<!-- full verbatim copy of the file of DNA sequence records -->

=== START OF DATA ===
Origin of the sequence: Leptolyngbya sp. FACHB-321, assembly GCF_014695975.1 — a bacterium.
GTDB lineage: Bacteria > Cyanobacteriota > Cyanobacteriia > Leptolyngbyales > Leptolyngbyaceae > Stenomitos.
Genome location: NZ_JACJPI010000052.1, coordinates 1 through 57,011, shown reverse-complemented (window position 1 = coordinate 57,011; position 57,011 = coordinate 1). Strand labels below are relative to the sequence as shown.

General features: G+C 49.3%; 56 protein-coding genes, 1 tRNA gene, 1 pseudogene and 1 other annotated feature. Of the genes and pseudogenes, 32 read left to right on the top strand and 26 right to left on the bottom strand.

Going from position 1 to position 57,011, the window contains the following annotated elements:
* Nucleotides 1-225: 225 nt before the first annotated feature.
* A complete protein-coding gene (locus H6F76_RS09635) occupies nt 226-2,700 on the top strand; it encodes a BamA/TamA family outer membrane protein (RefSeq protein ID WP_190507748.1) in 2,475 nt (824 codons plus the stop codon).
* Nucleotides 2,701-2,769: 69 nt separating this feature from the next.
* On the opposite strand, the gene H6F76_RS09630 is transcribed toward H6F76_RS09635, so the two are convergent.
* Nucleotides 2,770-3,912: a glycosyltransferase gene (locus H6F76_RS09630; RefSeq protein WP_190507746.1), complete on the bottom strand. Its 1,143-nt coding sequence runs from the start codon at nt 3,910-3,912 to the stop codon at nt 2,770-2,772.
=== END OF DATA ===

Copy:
Origin of the sequence: Leptolyngbya sp. FACHB-321, assembly GCF_014695975.1 — a bacterium.
GTDB lineage: Bacteria > Cyanobacteriota > Cyanobacteriia > Leptolyngbyales > Leptolyngbyaceae > Stenomitos.
Genome location: NZ_JACJPI010000052.1, coordinates 1 through 57,011, shown reverse-complemented (window position 1 = coordinate 57,011; position 57,011 = coordinate 1). Strand labels below are relative to the sequence as shown.

General features: G+C 49.3%; 56 protein-coding genes, 1 tRNA gene, 1 pseudogene and 1 other annotated feature. Of the genes and pseudogenes, 32 read left to right on the top strand and 26 right to left on the bottom strand.

Going from position 1 to position 57,011, the window contains the following annotated elements:
* Nucleotides 1-225: 225 nt before the first annotated feature.
* A complete protein-coding gene (locus H6F76_RS09635) occupies nt 226-2,700 on the top strand; it encodes a BamA/TamA family outer membrane protein (RefSeq protein ID WP_190507748.1) in 2,475 nt (824 codons plus the stop codon).
* Nucleotides 2,701-2,769: 69 nt separating this feature from the next.
* On the opposite strand, the gene H6F76_RS09630 is transcribed toward H6F76_RS09635, so the two are convergent.
* Nucleotides 2,770-3,912: a glycosyltransferase gene (locus H6F76_RS09630; RefSeq protein WP_190507746.1), complete on the bottom strand. Its 1,143-nt coding sequence runs from the start codon at nt 3,910-3,912 to the stop codon at nt 2,770-2,772.